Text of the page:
Secure Erase in Linux

Recently I was tasked with wiping a computer hard drive. The drive was a 128GB Samsung SSD. My normal tool of choice is DBAN (Darik’s Boot and Nuke), but to my surprise it did not support erasing SSD drives. As always Google came to my rescue and I found an easy way to wipe the drive called ‘secure erase’.

Not Frozen
The first thing you have to do is ensure that the drive is not ‘frozen’.

sudo hdparm -I /dev/sdb

[…]
Security:
Master password revision code = 65534
supported
not    enabled
not    locked
not    frozen
not    expired: security count
supported: enhanced erase
106min for SECURITY ERASE UNIT. 106min for ENHANCED SECURITY ERASE UNIT.
[…]

Frozen

sudo hdparm -I /dev/sda

[…]
Security:
Master password revision code = 65534
supported
not    enabled
not    locked
frozen
not    expired: security count
supported: enhanced erase
2min for SECURITY ERASE UNIT. 2min for ENHANCED SECURITY ERASE UNIT.

[…]

If the drive is frozen it might be possible to ‘un-freeze’ the drive by suspending the computer and then waking it up. This works in the cases where the bios issues a lock command on boot up. A power cycle of the drive clears that states.

Set The Password
Once the drive is not in a ‘frozen’ state you can move on the next step. In order to issue the erase command the drive needs have a password set.

sudo hdparm –user-master u –security-set-pass password /dev/sda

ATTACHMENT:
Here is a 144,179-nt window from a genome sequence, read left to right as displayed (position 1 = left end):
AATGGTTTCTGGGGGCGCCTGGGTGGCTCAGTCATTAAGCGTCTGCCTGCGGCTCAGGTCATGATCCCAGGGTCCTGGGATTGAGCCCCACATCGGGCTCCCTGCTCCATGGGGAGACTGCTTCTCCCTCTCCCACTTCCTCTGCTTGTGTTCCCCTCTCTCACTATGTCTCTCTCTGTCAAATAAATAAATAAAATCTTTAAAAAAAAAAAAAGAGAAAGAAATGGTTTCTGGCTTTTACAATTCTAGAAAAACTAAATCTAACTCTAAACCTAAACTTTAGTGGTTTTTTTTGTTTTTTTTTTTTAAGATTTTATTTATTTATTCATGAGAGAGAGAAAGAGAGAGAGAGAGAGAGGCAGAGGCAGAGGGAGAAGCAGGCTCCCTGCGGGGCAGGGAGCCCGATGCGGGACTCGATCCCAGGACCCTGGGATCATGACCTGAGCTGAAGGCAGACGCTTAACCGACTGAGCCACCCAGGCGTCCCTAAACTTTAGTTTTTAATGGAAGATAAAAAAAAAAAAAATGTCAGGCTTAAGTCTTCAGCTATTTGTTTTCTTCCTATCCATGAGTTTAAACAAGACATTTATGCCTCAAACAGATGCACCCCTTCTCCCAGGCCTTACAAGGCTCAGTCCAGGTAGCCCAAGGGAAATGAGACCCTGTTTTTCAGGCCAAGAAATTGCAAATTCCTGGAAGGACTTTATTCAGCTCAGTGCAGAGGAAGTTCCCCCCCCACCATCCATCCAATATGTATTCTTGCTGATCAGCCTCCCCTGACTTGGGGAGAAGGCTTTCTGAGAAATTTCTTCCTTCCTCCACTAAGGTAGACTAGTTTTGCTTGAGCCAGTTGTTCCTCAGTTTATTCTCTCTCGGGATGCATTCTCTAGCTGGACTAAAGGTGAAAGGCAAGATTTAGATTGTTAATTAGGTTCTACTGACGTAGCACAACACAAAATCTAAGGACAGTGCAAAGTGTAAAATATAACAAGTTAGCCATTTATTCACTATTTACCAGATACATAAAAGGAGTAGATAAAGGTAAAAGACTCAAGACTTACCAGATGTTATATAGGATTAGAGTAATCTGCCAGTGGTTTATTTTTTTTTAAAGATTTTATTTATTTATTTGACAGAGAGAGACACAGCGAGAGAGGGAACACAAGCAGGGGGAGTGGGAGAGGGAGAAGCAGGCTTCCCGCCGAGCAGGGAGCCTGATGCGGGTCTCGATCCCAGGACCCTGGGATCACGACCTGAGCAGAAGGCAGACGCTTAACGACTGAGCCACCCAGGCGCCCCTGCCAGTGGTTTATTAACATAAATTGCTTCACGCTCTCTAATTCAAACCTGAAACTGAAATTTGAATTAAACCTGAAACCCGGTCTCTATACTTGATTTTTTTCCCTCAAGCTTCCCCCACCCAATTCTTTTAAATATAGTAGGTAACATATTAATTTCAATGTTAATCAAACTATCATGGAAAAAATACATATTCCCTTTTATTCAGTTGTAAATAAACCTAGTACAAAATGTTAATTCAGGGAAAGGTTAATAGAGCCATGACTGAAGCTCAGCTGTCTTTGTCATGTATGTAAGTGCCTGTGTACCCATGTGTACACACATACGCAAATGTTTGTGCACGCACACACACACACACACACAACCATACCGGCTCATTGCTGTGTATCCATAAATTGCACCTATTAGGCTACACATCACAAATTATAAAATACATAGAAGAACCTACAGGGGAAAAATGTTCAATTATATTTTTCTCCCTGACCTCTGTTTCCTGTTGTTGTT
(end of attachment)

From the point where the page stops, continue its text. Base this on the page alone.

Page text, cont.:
security_password=”password”

/dev/sda:
Issuing SECURITY_SET_PASS command, password=”password”, user=user, mode=high

Check the drive again should indicate that the password is now enabled.

sudo hdparm -I /dev/sdb

[…]
Security:
Master password revision code = 65534
supported
enabled
not    enabled
not    locked
not    frozen
not    expired: security count
supported: enhanced erase
106min for SECURITY ERASE UNIT. 106min for ENHANCED SECURITY ERASE UNIT.
[…]

Erase The Disk
Now, you can execute the secure erase command:

sudo hdparm –user-master u –security-erase password /dev/sdb
security_password=”password”

/dev/sdb:
Issuing SECURITY_ERASE command, password=”password”, user=user

Check The Results
After the command executes the password should automatically be cleared.

sudo hdparm -I /dev/sdb

[…]
Security:
Master password revision code = 65534
supported
not    enabled
not    locked
not    frozen
not    expired: security count
supported: enhanced erase
106min for SECURITY ERASE UNIT. 106min for ENHANCED SECURITY ERASE UNIT.
[…]

Your drive should be securely erased now. I found the process to be easy and quick.

This entry was posted in Information Security, Linux, Ubuntu. Bookmark the permalink.

2 Responses to Secure Erase in Linux

  1. Pingback: 1p – Secure Erase in Linux – Exploding Ads

  2. Pingback: 1p – Secure Erase in Linux – blog.offeryour.com

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